First off; it's not as good as Six Feet Under (which I would put in my Top 5 TV shows of all time, even if I really can't bring myself to ever rewatch ''That's My Dog'' ever again) but it isn't trying to be. Whereas SFU was a deeply complex and ambiguous show, True Blood is much more concerned with being popcorn television, albeit popcorn television that is on HBO so can fit in a tad more sex, violence and swearing than it might get away with anywhere.

The show opens at some point in the not too distant future. It is two years since the world received a shock that no one was expecting; vampires came ''out of the coffin'' and revealed themselves to humanity. They've now got their own bars and underground culture, but are seeking equal rights to live amongst the living and several vampires have taken to ''mainstreaming'' in order to further the cause of vampire/human relations.

One such vampire is Bill Compton (Stephen Moyer), who arrives in the town of Bon Temps, Louisiana, and draws hostile stares from everyone in town, except for a local waitress, Sookie Stackhouse (Anna Paquin). It is not simple open-mindedness that draws Sookie to Bill, she feels a special connection to him since he is the first person she has ever encountered whose thoughts she cannot read. Yes, Sookie is telepathic, and the peace she encounters when with Bill draws her to him, despite the warnings of her boss, Sam (Sam Trammell), brother Jason (Ryan Kwanten), best-friend Tara (Rutina Wesley), and gay chef Lafayette (Nelsan Ellis).

Whilst comparisons to Six Feet Under may be unhelpful, given how wildly different in tone the two shows are, a better point of reference may be Twin Peaks. Whilst True Blood does not have the same essential weirdness of Twin Peaks, it's fairly open about its otherworldly aspects, both shows are about small-communities filled with odd characters, all of whom have their own secrets to hide and all of whom are threatened by a spate of serial killings. Not long after Bill arrives in Bon Temps, someone starts offing women, most of whom are friends with Sookie, and the central thread of the first season is the threat of the killer and the search for their identity.

This drives the rest of the series' disparate plot threads along; Sookie and Bill's relationship, Jason's experimentation with the effects of vampire blood, Bill's place in the vampire community, all of these aspects are underpinned by the central question of ''who is the killer?'' Whole episodes can go by without anyone getting killed or even any mention of the murderer, allowing the show to wend its merry way through the lives of its cast, but it's always there as the malignant heartbeat of the show.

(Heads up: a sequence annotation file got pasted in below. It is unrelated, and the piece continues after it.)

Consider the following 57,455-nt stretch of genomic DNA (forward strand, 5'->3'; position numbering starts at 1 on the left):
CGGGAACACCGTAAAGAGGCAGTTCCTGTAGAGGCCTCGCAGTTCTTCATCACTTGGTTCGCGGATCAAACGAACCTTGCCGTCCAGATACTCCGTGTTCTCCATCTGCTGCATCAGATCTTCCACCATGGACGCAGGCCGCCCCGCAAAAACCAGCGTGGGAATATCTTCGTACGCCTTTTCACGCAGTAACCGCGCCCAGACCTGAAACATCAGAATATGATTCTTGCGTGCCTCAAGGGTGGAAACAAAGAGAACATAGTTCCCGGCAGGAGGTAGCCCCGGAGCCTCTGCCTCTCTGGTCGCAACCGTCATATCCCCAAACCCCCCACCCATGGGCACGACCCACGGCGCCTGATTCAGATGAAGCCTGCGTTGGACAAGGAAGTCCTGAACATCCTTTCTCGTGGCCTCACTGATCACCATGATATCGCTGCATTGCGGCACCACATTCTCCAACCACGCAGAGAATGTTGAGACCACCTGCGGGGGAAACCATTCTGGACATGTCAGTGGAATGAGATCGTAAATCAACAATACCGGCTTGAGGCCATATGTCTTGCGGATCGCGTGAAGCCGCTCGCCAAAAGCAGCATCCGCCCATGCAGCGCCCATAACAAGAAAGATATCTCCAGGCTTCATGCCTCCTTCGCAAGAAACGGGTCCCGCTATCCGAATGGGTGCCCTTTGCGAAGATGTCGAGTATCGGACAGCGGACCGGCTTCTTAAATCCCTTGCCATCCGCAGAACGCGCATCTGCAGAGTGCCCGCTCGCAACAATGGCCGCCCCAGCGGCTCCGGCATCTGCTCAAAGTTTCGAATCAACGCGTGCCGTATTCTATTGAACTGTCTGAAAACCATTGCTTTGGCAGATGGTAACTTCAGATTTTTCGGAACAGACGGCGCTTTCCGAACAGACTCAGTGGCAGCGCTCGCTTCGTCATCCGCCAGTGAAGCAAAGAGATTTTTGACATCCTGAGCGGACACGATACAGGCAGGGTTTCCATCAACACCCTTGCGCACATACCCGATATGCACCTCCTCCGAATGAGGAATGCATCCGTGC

I said earlier that True Blood lacks the complexity of Six Feet Under, a claim that I stand by, but that is not to say that it lacks complexity. As with the rest of Alan Ball's work there are a number of undercurrents to the show that deal with themes of (un)death, identity, family, religion and sexuality. These last two points are particularly important, since one of the key metaphors upon which the series is based is the idea of vampires as a stand-in for the gay and lesbian community. Ball has played down this aspect in interviews, but the signs are too strong to ignore; the demonisation of the religious right, whose claims about vampires corrupting the youth could easily be about homosexuality; the ongoing struggle for Vampire Rights; even the credits sequence features a bill-board with the phrase ''GOD HATES FANGS''.

The first season is by no means perfect; the first two or three episodes are really not that good since the show takes a little too long to set a consistent tone and get into the business of opening up the Bon Temps community and expanding upon the lives of the supporting characters. However, once the series finds its footing, in episode 4 or thereabouts, it really gels together and, a few silly extra plot dalliances aside, it doesn't let up until the end of the series, the last three episodes of which are absolutely stunning.
monkeyman
Thanks for that, I'm really interested in watching this series
gulfcoast_highwayman
Me too.

I'm just about to cancel my Sky subs in favour of the cheaper Virgin, but I won't get FX if I do that. This series is what I think I'll be sorriest about.